NEW YORK — Kate and Laura Mulleavy, the sister team behind the label Rodarte, are the reigning queens of the fashion scene, with a white-hot runway reputation, industry accolades and red-carpet fans.
You wouldn’t know it to talk to them, though.
The sisters are about as low-key as you can get. They live and work in Pasadena, Calif., far from the politics and personalities of the industry. And that, says Laura, gives them a freedom they likely wouldn’t have if they were based here in one of the world’s fashion capitals.
“There is less pressure to be involved in industry things, and it’s easier for us to keep our train of thought,” she says. “We kind of like being isolated.”
On this day, they’re hanging out in jeans, sweatshirts, New Balance sneakers, no makeup. It’s a few days after presenting their well-reviewed, highly conceptual fall collection based on late-night shift workers on the Mexican-American border. Never mind that the prestigious Smithsonian’s Cooper-Hewitt National Design Museum was throwing a party in their honour later that evening to celebrate an exhibit featuring their work.
The inspiration for the fall collection came during a road trip through Texas, listening to ’50s music on the satellite radio while driving late at night.
There was a haunted, dreamlike quality to the experience that spoke to both of them. At any moment they were expecting to see the broken-down truck by the side of the road, the light coming from the diner in an otherwise desolate town and the young women who largely man the factories just over the border.
They tried to mimic that ethereal darkness on their catwalk.
“The girls were ghost creatures removed from themselves,” explains Kate. “The collection was a product of admiring ruin and then renewal.”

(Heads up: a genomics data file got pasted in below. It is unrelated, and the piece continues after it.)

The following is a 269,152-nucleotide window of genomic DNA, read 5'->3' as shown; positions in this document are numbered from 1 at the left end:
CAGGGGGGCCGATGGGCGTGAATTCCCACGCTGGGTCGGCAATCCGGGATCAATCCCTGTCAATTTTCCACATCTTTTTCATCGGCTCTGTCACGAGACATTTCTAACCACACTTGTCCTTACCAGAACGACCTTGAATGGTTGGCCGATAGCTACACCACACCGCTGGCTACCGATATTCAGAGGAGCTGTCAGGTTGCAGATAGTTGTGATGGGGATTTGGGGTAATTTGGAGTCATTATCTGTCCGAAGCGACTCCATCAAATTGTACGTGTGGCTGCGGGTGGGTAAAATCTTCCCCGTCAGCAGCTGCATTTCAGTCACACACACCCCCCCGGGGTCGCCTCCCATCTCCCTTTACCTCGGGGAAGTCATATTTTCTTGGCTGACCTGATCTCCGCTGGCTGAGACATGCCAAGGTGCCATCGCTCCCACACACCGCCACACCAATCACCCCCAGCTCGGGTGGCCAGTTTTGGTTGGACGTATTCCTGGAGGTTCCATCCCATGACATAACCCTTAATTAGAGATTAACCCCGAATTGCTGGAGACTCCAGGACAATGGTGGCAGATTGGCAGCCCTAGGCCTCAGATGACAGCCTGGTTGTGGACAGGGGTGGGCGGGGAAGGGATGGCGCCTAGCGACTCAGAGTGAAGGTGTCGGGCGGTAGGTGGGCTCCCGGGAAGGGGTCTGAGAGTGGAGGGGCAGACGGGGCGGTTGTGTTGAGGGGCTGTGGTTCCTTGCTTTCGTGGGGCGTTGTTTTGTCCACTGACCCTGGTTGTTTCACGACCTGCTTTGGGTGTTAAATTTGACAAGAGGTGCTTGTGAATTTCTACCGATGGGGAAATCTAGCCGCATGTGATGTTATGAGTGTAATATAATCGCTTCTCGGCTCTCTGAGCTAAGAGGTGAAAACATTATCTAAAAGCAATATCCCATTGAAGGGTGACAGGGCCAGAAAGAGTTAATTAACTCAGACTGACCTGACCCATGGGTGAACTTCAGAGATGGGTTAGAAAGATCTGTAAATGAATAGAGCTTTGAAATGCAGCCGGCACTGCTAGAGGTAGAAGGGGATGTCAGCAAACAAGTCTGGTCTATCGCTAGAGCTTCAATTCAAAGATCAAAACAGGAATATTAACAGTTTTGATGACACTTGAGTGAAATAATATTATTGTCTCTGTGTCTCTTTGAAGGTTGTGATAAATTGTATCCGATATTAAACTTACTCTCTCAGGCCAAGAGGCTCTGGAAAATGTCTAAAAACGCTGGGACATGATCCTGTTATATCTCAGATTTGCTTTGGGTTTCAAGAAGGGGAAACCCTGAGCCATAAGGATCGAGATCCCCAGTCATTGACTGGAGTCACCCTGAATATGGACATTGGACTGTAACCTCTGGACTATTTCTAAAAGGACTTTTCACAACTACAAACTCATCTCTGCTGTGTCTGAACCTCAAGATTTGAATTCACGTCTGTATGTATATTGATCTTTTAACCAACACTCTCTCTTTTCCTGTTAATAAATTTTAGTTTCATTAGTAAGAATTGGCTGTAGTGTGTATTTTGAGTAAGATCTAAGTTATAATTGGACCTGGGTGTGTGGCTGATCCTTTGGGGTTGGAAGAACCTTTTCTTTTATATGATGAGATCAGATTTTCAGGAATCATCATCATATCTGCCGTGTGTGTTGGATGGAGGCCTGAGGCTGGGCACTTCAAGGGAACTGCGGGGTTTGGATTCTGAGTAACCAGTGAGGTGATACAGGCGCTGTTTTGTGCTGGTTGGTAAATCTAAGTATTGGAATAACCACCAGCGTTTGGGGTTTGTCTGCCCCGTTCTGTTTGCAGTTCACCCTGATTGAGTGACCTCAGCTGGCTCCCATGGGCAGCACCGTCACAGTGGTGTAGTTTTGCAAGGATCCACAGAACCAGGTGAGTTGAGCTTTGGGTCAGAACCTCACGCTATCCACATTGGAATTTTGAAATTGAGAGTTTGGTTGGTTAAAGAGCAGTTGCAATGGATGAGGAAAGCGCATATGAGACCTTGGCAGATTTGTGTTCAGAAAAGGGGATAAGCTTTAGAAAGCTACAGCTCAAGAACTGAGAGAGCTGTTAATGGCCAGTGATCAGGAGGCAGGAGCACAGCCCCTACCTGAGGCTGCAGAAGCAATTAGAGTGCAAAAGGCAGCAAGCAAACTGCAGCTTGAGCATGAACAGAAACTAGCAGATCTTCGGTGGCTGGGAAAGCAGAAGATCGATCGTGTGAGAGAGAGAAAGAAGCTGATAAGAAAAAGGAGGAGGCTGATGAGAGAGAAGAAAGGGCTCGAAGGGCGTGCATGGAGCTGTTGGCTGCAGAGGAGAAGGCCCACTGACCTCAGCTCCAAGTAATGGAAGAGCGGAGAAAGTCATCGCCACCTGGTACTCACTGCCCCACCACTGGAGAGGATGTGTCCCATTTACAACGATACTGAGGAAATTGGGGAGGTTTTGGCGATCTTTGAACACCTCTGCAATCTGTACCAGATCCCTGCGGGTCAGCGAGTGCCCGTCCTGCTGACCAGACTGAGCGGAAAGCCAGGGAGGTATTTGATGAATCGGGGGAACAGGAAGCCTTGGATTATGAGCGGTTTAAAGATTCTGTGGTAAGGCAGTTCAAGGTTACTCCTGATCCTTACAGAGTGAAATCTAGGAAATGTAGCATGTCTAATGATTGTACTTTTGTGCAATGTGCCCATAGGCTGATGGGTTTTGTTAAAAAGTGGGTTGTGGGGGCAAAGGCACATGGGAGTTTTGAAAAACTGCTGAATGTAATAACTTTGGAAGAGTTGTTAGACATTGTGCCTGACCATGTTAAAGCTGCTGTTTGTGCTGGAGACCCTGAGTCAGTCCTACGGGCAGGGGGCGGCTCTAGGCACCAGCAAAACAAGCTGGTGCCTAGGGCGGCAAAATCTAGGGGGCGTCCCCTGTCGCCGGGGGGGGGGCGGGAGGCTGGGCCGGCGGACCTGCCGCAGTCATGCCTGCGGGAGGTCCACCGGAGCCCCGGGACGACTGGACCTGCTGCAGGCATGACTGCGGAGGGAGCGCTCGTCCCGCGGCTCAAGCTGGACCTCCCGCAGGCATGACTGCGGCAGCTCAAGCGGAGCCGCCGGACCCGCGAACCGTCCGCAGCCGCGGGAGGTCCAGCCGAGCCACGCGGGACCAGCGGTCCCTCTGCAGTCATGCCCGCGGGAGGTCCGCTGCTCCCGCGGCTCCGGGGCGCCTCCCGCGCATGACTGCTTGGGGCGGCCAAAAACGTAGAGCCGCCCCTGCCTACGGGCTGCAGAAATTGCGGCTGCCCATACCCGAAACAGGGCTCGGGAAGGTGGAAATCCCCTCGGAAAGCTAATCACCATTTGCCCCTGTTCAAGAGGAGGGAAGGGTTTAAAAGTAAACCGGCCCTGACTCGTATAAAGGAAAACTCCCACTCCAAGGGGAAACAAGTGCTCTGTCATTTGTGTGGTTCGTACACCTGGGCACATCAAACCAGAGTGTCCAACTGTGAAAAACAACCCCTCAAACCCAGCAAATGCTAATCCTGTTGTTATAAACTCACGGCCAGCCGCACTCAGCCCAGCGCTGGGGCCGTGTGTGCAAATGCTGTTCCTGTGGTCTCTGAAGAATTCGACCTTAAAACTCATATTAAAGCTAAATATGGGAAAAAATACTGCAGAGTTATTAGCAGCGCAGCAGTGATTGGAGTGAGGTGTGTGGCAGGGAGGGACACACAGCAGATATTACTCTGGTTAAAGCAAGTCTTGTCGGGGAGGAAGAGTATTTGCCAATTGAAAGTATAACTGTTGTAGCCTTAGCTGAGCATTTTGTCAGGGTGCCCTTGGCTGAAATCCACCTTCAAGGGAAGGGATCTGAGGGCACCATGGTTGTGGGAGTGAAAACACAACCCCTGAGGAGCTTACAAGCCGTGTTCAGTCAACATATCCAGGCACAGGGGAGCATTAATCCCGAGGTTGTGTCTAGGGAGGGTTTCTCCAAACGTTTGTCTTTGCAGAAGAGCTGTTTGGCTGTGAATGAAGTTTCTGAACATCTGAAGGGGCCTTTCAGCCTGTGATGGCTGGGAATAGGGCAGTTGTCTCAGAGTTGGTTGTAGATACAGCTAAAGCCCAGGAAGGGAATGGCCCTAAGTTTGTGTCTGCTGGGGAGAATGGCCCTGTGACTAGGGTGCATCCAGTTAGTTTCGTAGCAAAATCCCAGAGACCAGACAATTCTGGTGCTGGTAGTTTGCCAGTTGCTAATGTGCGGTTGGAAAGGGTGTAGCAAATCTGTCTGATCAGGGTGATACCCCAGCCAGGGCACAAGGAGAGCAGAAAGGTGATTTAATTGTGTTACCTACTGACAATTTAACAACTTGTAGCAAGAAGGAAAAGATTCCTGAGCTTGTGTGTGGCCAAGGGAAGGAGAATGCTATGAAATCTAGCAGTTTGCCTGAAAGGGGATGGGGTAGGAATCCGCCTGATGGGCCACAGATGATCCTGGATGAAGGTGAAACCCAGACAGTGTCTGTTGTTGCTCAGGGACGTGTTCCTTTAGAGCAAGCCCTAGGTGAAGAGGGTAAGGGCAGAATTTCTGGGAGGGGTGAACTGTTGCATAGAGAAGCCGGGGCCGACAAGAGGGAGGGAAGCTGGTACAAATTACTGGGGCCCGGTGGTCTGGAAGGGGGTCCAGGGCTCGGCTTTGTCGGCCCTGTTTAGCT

You might guess that the Mulleavys spend a lot of time in their two local art museums: The Huntington, which, to them, represents both the dreams and despair brought on by the local railway culture; and the Norton Simon Museum. Many of their fall looks were crafted sitting at a table in the Norton Simon’s cafe.
“Being in California, we have a connection to where we grew up, and it’s so diverse — from Death Valley to the Redwood Forest,” says Kate. “Every one of our collections has California in it, and that makes us unique.”
Rodarte’s handiwork and complexity is impressive, especially for being such a young design house, says Gregory Krum, Cooper-Hewitt curator. Their mantra is that destruction is not an ugly thing and that produces very sophisticated, artistic clothes, he says.
“They respond to texture and chaos — chaos in a sense of all the crazy things that happen that you and I could never recreate, but they do and make it work,” he adds.
Kate, 29, and Laura, 31, cite some atypical influencers, including Japanese horror films and the plight of the California condor.
They seek out things that are imperfect, explains Laura, because “perfect” just isn’t interesting enough; it doesn’t seem real.
You want to talk “real”? Kate and Laura don’t have the handlers that many other top-tier designers rely on for day-to-day tasks. They answer the door for retailers and reporters. They get their own lunch. Laura slips out from an interview to check on their plane reservations back home.
They spend their free time watching movies with friends.
Neither would wear many of the fashion-forward styles that are Rodarte’s bread and butter.
“Maybe I’d wear the knit cardigan,” Kate says while looking at the racks of feminine lace-draped dresses in wallpaper prints from the new season. “I think it’s all beautiful, but it’s not all stuff I’d wear because that would be too limiting.”
Laura might be a little more adventurous, but not much more so.
They almost always agree on everything — save Laura’s distaste for seafood — although their approach might be different. Laura has a clear vision of something and can form a plan to make it happen: “I am very decisive and can get it done.”
Kate, meanwhile, is the more talkative one who fleshes out the ideas and sees the big picture.
“We never thought about working together — or about not working together. It just happened. It was meant to be. When we left Berkeley, we knew whatever we did, we’d do together,” she says.